Shelter dogs and cats are matched with veterans via Pets for Patriots.
Veteran Donald Rhodes adopted Yankee, a rescue dog, through the low-cost pets-for-patriots program from Harford County Conn. Animal shelter. Kenneth K. Lam/ Baltimore Sun/ TNS
BALTIMORE — When Army sergeant Stacey Martin returns home late at night, she finds Autumn, er dog, waiting at attention by the door — except for her tail, which quivers in anticipation. Martin, too, is in a hurry. It's a special occasion for both of them.
Martin, 26, of Belcamp, Md., said, I can have the worst day at work, but when I walk in she's so glad to see me. It's a sensation like no other to have an animal adore you wholeheartedly" Autumn gets up on my sadness, gravitates toward me, and kisses my face. She has brought out those emotions that are close and dear to my heart at some of the toughest times of my life.
That's the mission of Pets for Patriots, a national nonprofit that works with animal shelters to encourage military personnel, both active and retired, to adopt homeless dogs and cats. Martin and her sergeant husband, Antonio, learned about the program four years ago when stationed at Aberdeen Proving Ground, and found Autumn at the Humane Society of Harford County in Fallston. As an incentive, Pets for Patriots participants receive adoption discounts, $150 gift cards for pet supplies, and, on occasion, veterinarian markdowns
The gift card was extremely helpful, but we would have accepted Autumn regardless, Martin said.
Since 2010, Pets for Patriots, the brainchild of a Long Island woman, has matched military people with more than 3,700 animals (85% dogs, 15% cats).
I had an epiphany while washing dishes one Memorial Day, said creator Beth Zimmerman, 59, of Long Beach. I considered veterans and the problems they confront, as well as the dilemma of (homeless) animals who are difficult to adopt.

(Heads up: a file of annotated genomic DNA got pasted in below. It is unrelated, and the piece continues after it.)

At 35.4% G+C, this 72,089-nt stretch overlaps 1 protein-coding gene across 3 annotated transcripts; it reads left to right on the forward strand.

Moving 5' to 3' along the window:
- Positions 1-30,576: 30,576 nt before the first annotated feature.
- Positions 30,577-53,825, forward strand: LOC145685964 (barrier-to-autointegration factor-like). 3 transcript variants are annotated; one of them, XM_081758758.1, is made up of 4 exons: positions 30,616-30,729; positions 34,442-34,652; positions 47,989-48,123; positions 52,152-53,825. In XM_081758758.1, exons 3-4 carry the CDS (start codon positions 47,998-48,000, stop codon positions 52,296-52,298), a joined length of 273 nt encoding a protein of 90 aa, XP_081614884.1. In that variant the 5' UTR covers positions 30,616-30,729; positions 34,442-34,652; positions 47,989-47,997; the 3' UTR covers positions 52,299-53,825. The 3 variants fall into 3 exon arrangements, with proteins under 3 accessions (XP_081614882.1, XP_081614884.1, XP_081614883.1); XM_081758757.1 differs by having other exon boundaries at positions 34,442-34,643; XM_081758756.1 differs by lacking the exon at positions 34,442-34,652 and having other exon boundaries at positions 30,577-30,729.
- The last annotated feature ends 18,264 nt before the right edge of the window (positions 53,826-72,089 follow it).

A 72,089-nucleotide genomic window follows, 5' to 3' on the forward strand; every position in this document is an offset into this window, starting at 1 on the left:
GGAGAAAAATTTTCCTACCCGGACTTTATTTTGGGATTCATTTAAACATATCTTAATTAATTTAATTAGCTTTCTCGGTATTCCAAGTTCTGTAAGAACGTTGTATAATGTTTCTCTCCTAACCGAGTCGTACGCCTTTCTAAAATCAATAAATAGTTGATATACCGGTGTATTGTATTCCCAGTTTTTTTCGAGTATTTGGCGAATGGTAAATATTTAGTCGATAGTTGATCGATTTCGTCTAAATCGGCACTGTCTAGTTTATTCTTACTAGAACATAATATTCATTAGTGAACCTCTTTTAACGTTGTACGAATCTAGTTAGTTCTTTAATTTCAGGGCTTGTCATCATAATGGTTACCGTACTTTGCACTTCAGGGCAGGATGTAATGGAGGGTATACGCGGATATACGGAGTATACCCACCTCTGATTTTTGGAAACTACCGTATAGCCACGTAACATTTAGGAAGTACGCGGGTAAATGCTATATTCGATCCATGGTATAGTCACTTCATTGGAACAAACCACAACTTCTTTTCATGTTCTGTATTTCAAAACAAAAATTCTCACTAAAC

She pondered whether matching the two wrongs would result in a right
Those in the military are frequently stationed in locations where they have no family or friends — except the pet they've adopted, Zimmerman explained. It's a vital link.
At the same time, veterans who have left the military may find it difficult to adjust to civilian life. They may lack the clarity of purpose they had in the military, and caring for a pet gives them that structure, as well as a friend, back.
Some veterans tell us that they only share their secrets to their dog or cat, no matter how much they love their families. There are some topics they are unable to discuss with others, and this release is critical to their mental health. It's a four-legged form of rehabilitation.
All Pets for Patriots asks is that adoptees come with some baggage, whether it's as an older animal, one with special needs, or another condition that has put them on a shelter's shelf for whatever reason. That clause exists for a reason.
Many veterans who are dealing with physical or emotional concerns see a reflection of their own problems in the animals they adopt, Zimmerman explained. We had a young airman who came home from deployment to discover that his wife had abandoned him. He eventually went to a shelter and discovered a dog that had also been abandoned, shivering in a cage. The two of them were on the same page.
Clients have stated that adopting a pet saved not only the animal's life, but also their own. Adopting a deformed dog named Thunder, for example, rescued an Air Force veteran in Illinois from contemplating suicide.
Every narrative may not be tearjerker-worthy, but every (coupling) enriches the life of the other, Zimmerman said.
Autumn, a retriever-pit bull mix, is such an important part of Martin's busy life that she and her husband took the dog with them to Japan in 2019. Summer was the name they gave their first kid last year, which she described as a coincidence.
Autumn had been adopted by them when they were on their honeymoon.